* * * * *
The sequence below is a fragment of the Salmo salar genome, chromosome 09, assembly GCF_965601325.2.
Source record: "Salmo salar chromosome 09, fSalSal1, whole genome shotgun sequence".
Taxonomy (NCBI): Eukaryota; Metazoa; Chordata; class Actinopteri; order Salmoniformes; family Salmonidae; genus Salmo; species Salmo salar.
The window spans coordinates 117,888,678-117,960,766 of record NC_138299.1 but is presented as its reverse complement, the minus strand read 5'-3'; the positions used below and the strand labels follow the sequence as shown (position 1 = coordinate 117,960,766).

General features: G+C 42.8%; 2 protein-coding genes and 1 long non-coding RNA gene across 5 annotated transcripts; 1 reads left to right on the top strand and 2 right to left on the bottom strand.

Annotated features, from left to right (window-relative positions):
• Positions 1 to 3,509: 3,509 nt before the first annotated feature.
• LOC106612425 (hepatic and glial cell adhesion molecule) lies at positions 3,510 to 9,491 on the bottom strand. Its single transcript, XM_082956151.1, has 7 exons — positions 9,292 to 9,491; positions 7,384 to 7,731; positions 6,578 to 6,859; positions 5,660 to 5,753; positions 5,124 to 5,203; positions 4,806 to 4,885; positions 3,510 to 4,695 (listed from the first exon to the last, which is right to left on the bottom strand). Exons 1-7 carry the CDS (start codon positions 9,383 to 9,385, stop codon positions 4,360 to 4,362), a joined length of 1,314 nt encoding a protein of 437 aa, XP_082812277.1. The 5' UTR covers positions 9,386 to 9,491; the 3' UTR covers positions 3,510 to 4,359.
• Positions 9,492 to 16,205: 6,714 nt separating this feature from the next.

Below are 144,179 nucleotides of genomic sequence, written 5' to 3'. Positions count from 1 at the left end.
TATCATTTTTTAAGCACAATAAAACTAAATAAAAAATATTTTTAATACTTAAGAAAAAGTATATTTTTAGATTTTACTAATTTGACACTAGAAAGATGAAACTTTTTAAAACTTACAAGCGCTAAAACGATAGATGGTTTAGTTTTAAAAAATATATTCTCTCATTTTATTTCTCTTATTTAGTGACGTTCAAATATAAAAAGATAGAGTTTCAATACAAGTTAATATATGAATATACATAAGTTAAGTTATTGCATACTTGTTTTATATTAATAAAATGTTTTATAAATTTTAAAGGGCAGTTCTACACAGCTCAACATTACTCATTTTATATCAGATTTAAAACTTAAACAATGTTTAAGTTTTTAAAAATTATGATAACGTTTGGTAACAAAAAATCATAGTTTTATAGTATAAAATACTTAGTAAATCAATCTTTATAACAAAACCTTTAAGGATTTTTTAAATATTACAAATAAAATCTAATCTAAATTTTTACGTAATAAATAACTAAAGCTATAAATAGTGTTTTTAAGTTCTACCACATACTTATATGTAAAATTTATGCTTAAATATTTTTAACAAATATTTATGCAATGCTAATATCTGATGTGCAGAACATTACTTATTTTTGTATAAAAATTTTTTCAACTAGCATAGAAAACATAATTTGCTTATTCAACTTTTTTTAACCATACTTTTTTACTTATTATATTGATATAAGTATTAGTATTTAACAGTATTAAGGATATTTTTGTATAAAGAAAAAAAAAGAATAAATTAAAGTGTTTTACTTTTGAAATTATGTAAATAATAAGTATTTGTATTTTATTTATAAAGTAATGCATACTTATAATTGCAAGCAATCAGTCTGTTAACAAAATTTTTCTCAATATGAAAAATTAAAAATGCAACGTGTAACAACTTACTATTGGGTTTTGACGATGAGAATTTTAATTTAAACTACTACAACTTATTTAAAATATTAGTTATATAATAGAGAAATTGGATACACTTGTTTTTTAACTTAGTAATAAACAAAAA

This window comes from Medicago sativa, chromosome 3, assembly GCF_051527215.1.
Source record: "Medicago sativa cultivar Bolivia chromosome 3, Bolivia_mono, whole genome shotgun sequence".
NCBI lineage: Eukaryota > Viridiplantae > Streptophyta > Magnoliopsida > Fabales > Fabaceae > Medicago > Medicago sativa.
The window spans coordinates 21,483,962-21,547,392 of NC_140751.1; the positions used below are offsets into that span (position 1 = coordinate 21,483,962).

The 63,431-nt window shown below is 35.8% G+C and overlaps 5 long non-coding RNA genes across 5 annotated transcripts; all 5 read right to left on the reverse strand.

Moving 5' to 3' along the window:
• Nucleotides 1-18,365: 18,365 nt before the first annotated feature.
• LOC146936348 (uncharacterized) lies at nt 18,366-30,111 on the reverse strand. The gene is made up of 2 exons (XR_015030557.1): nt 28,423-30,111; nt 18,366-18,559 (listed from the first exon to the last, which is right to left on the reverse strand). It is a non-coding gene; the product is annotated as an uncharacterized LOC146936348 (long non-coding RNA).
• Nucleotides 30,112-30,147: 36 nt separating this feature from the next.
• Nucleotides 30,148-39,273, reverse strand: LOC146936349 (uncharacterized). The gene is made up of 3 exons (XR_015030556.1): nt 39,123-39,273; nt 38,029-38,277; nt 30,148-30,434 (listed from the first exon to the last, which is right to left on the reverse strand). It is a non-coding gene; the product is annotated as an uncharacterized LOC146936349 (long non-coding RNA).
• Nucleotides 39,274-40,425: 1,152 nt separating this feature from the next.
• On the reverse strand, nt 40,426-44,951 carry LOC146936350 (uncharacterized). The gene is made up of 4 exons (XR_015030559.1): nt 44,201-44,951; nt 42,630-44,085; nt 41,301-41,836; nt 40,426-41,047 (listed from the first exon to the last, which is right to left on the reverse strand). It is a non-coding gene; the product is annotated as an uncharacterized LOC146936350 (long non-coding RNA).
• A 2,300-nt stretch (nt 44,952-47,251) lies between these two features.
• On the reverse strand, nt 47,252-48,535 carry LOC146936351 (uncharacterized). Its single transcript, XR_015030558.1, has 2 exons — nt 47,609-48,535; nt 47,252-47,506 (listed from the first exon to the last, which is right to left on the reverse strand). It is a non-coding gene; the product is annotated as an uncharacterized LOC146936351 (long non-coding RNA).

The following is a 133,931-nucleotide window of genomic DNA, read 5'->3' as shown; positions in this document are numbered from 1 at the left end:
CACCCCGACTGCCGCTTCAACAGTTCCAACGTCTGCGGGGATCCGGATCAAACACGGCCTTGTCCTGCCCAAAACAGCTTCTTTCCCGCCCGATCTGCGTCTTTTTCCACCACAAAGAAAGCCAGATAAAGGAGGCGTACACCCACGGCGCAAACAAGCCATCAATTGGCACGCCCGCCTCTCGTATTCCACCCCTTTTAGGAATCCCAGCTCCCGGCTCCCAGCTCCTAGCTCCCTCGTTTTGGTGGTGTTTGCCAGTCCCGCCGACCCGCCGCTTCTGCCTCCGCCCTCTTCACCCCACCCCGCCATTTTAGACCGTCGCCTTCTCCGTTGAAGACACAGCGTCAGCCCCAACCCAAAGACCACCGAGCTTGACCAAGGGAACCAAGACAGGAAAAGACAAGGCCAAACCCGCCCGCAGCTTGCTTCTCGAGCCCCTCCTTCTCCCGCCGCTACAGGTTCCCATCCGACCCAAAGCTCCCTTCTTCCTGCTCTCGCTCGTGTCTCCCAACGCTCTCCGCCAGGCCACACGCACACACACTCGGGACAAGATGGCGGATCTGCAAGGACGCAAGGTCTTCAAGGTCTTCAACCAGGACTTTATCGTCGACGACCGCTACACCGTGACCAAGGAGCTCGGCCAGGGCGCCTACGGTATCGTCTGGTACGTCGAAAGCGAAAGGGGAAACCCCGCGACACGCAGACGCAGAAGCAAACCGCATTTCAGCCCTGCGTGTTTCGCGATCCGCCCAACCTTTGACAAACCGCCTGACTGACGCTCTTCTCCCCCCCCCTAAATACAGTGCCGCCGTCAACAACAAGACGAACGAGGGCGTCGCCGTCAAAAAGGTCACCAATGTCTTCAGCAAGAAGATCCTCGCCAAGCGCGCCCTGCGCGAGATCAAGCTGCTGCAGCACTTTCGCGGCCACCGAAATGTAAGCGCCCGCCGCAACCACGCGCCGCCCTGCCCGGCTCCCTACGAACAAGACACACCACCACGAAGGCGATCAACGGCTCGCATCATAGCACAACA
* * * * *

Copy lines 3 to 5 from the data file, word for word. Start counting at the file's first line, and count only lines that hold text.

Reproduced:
Taxonomy (NCBI): Eukaryota; Metazoa; Chordata; class Actinopteri; order Salmoniformes; family Salmonidae; genus Salmo; species Salmo salar.
The window spans coordinates 117,888,678-117,960,766 of record NC_138299.1 but is presented as its reverse complement, the minus strand read 5'-3'; the positions used below and the strand labels follow the sequence as shown (position 1 = coordinate 117,960,766).

General features: G+C 42.8%; 2 protein-coding genes and 1 long non-coding RNA gene across 5 annotated transcripts; 1 reads left to right on the top strand and 2 right to left on the bottom strand.